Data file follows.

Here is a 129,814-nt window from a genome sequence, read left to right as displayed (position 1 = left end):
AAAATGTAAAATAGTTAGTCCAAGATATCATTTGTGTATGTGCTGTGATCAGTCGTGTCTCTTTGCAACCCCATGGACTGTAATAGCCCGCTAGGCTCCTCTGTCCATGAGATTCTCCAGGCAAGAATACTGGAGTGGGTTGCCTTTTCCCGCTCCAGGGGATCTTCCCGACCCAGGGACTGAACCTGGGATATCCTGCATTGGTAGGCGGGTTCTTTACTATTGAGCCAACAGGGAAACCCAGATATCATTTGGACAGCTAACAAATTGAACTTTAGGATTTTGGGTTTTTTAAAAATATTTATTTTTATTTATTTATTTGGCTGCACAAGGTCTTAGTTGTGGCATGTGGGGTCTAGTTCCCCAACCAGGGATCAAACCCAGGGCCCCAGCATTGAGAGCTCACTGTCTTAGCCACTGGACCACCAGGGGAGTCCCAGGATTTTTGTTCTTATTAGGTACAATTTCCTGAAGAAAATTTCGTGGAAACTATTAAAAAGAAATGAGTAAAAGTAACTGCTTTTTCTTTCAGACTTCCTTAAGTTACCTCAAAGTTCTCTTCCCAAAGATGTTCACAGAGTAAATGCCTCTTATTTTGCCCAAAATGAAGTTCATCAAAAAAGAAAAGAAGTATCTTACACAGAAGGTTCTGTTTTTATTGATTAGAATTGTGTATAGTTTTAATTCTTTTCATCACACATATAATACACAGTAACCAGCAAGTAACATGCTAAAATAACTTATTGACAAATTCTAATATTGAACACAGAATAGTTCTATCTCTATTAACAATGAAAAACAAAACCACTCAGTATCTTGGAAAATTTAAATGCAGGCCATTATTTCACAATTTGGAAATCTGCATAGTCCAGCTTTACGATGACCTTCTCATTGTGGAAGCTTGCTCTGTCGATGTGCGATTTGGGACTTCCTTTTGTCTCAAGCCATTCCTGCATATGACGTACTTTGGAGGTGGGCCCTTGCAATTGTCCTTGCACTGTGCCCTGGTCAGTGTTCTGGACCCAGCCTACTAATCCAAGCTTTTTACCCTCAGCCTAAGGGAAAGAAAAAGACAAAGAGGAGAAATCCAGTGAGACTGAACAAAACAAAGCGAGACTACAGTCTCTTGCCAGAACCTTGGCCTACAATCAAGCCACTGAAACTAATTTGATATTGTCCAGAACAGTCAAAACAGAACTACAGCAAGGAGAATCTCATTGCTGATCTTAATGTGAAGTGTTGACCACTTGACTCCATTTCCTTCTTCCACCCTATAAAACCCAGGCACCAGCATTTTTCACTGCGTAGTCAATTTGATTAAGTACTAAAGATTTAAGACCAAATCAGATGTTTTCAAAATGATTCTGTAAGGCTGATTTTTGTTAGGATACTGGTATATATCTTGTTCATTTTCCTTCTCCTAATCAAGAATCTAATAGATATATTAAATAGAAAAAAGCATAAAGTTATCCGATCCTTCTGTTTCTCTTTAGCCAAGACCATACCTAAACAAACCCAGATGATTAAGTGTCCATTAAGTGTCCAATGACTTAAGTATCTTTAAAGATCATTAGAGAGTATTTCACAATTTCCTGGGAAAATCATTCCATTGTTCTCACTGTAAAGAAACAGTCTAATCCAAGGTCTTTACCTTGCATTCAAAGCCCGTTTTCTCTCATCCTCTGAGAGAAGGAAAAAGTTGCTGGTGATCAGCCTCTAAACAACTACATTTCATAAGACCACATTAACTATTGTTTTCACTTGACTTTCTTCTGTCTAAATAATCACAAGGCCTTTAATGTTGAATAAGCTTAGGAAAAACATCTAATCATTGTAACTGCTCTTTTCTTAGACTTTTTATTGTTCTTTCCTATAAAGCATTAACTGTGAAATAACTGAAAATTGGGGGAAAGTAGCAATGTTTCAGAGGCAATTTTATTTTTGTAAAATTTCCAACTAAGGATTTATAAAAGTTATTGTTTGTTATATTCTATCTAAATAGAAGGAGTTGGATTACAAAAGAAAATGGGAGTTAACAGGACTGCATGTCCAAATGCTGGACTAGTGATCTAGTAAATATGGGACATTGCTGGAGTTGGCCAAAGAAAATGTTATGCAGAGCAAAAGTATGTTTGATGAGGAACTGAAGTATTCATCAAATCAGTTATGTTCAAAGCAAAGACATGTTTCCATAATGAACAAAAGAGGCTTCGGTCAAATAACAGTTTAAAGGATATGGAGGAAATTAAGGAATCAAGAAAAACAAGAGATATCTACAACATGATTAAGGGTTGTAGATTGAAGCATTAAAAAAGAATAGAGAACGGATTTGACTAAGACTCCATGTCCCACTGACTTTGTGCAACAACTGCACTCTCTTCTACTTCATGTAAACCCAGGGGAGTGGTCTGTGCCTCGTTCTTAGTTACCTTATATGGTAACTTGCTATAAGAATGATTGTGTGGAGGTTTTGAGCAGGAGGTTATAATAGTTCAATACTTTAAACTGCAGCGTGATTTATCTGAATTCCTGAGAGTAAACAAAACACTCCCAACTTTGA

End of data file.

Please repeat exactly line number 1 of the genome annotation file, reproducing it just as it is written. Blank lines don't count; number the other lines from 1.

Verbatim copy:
Here is a 129,814-nt window from a genome sequence, read left to right as displayed (position 1 = left end):